Anyway, I downloaded SIO2BT, did the bluetooth handshake in the settings app, opened the SIO2BT app and it accepted the connection. As with my SIO2PC tests

I booted a stock XE with a souped up SIO2SD connector that also allows a Serial port connection and SIO traffic to pass through. That second connector is where I successfully placed the SIO to BT module. As with my first test, I had the basic system boot from a disk image with one program on it, while data for that program was delivered from the Pine64, a little distance away.

 

Now I will not say these tests are conclusive, they are, actually, just a start. But the XE was able to read, edit and play back a song from a data file delivered over Bluetooth. The loading times were pretty high, which means I have 8quite a bit of investigating to do to fine tune the complete process.

 

So for those keeping score:

Pine64 with Ubuntu and Serial to USB adapter was a complete success.

Pine64 running Android 5.1.1 and SIO2BT was successful, if laggy.

Remix OS - no definitive answer.

Other OS'es?

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I booted a stock XE with a souped up SIO2SD connector that also allows a Serial port connection and SIO traffic to pass through. That second connector is where I successfully placed the SIO to BT module. As with my first test, I had the basic system boot from a disk image with one program on it, while data for that program was delivered from the Pine64, a little distance away.

 

Now I will not say these tests are conclusive, they are, actually, just a start. But the XE was able to read, edit and play back a song from a data file delivered over Bluetooth. The loading times were pretty high, which means I have 8quite a bit of investigating to do to fine tune the complete process.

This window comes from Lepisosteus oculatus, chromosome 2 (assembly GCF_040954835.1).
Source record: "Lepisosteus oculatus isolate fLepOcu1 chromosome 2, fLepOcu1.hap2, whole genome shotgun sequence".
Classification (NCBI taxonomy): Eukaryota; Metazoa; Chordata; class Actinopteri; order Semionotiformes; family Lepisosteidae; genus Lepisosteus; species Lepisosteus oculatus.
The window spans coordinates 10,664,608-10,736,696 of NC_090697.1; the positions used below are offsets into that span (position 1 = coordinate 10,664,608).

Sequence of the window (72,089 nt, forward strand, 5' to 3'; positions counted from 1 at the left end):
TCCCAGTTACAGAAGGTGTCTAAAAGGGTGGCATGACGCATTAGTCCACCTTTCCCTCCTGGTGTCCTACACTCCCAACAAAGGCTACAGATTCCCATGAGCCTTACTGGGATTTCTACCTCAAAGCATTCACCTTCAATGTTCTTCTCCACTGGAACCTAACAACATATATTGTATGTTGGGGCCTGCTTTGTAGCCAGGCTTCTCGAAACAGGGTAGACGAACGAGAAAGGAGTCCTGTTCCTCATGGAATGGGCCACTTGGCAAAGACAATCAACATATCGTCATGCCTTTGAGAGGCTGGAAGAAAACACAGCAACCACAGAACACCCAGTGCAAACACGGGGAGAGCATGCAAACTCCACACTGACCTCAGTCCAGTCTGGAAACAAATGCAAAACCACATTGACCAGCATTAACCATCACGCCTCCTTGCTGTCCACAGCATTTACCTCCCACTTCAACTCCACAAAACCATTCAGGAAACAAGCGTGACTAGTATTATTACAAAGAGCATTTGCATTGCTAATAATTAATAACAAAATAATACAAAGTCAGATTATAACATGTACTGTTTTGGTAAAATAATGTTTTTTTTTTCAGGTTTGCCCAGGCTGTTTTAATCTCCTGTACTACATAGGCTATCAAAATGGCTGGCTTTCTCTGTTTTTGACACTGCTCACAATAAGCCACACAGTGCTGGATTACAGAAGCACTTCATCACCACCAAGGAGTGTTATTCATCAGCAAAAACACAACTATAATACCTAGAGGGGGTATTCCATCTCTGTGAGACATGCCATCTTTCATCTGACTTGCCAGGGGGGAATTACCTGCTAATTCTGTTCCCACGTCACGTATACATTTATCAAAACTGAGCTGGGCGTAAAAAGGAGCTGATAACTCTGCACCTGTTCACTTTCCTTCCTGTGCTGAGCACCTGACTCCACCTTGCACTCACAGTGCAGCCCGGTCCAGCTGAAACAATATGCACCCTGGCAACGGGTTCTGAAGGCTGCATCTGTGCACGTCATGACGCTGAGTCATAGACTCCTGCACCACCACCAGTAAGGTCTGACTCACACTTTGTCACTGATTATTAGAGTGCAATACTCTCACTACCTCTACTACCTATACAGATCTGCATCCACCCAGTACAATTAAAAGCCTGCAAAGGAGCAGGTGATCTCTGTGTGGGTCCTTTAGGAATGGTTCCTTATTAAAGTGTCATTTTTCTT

This can't work reliable with a stock machine.

You need a software loader (which copies the OS ROM to RAM and apply a patch to the OS):

 

Please download:

http://abbuc.de/~montezuma/SIO2BT.zip

The loaders are located in the ATR folder.

 

You may also try a SYSCHECK (used as external OS switch) or MyIDE II with new firmware supporting SIO2BT (BETA#17) .

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  • 2 years later...

Here's a new question for an older thread...

 

Is there anything for our Atari like the "Keyrah" adapter that is used for C64 etc. as shown in this video?

 

 

C64 or no, this is neat, I think. But there are other hardware adaptations that do similar things (and a lot more).

 

-Larry

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Here's a new question for an older thread...

 

Is there anything for our Atari like the "Keyrah" adapter that is used for C64 etc. as shown in this video?

 

 

C64 or no, this is neat, I think. But there are other hardware adaptations that do similar things (and a lot more).

 

-Larry

 

 

I did those 3D printed parts for this conversion, and also made parts for a 130XE conversion. The 130XE conversion parts are free on Thingiverse too.

 

More here: http://atariage.com/forums/topic/277531-rpi-conversions/